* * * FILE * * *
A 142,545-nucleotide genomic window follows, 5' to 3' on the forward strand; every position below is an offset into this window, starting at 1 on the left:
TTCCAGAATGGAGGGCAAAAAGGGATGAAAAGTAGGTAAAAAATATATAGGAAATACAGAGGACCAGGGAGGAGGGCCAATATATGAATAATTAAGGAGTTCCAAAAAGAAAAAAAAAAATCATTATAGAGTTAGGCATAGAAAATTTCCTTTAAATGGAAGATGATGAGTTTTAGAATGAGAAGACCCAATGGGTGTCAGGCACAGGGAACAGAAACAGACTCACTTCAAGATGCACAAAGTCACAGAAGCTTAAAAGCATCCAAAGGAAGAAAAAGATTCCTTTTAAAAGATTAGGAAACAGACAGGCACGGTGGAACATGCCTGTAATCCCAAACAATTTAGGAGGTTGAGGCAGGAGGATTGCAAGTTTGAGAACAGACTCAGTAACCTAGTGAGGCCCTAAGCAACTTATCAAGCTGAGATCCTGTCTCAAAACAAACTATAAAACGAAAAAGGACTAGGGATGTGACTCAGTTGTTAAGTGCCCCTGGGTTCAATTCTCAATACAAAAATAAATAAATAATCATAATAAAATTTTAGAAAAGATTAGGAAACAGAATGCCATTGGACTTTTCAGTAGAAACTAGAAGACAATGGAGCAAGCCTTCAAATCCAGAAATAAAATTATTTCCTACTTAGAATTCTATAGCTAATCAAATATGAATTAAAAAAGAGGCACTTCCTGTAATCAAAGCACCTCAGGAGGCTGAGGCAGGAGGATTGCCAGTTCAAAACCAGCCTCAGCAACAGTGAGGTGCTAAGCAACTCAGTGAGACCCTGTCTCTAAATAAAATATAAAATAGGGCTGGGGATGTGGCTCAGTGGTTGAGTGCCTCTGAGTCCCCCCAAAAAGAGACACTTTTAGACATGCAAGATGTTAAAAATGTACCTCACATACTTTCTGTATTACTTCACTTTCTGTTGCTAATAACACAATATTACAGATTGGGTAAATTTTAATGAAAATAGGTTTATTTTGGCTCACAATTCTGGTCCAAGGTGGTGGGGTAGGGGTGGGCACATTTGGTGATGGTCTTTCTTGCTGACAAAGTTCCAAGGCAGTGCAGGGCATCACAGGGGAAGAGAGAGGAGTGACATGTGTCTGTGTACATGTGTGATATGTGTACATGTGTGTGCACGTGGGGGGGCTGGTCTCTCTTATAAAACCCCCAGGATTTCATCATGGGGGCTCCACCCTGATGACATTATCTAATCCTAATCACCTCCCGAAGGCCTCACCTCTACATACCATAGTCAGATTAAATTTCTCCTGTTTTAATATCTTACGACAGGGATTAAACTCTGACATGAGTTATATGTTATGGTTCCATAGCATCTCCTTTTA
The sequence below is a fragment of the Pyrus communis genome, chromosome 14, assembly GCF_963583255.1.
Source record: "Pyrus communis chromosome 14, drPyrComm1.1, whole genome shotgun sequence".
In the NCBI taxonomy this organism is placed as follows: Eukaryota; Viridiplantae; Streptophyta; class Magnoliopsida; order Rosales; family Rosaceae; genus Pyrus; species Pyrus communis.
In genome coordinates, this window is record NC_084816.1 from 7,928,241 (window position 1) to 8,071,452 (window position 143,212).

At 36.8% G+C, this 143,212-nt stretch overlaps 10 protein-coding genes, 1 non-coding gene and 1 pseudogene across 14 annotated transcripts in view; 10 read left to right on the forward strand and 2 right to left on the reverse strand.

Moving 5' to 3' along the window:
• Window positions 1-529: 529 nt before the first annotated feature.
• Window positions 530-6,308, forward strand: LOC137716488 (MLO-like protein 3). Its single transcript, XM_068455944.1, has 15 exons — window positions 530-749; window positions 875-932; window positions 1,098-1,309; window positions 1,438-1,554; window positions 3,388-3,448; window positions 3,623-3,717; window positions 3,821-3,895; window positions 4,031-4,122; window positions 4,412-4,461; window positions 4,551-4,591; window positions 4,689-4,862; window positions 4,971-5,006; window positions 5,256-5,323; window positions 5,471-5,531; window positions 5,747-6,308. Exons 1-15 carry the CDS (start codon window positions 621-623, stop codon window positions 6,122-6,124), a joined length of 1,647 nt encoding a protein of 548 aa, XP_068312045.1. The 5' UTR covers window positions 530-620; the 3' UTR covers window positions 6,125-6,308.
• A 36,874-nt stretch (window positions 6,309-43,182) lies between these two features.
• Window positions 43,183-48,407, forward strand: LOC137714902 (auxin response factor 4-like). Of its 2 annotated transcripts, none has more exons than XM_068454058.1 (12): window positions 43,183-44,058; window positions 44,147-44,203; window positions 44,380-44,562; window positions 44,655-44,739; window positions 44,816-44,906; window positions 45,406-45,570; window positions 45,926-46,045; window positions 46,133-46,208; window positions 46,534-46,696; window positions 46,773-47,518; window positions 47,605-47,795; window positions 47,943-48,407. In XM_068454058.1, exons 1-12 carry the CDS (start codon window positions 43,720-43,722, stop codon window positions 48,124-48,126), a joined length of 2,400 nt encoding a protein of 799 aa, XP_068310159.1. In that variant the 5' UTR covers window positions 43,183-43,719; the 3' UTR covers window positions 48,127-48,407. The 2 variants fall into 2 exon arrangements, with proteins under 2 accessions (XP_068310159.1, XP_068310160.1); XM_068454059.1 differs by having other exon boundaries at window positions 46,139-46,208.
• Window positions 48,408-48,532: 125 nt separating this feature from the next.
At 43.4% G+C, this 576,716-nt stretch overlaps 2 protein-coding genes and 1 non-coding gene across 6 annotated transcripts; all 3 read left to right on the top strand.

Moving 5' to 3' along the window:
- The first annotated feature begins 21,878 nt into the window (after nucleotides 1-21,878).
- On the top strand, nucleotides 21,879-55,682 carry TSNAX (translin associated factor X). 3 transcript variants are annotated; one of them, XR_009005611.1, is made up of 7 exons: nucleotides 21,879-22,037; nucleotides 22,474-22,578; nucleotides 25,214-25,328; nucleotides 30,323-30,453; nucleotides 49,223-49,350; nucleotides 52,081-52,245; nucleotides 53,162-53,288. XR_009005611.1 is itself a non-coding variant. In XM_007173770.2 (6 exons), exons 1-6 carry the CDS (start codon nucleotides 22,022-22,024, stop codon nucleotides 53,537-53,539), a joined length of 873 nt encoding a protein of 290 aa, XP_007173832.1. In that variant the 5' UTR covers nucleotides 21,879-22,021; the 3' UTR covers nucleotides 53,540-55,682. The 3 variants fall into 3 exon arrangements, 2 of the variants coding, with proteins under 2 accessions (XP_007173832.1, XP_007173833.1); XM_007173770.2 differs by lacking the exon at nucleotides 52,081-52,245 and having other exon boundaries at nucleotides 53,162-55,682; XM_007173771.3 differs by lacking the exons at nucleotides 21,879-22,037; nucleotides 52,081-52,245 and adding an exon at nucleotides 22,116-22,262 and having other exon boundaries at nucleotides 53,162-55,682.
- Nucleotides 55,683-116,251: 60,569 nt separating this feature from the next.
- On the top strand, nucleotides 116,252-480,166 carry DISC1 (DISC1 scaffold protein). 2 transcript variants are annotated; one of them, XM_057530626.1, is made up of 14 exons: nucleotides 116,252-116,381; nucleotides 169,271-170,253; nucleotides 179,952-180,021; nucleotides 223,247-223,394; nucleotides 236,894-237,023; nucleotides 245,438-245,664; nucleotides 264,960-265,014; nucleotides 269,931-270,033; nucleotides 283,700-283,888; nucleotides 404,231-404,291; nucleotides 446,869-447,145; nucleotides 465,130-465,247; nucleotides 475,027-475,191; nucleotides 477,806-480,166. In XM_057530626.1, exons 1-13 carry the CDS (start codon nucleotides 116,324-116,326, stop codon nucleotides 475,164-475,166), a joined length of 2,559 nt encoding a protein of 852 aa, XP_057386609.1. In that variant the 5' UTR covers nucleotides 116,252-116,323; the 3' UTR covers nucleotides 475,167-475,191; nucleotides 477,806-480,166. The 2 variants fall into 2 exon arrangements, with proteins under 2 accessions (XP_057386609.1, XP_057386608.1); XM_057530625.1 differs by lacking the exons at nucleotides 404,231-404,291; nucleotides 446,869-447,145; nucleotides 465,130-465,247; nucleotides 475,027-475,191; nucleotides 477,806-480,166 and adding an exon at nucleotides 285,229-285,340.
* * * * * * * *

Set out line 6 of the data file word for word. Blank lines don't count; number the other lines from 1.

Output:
In genome coordinates, this window is record NC_084816.1 from 7,928,241 (window position 1) to 8,071,452 (window position 143,212).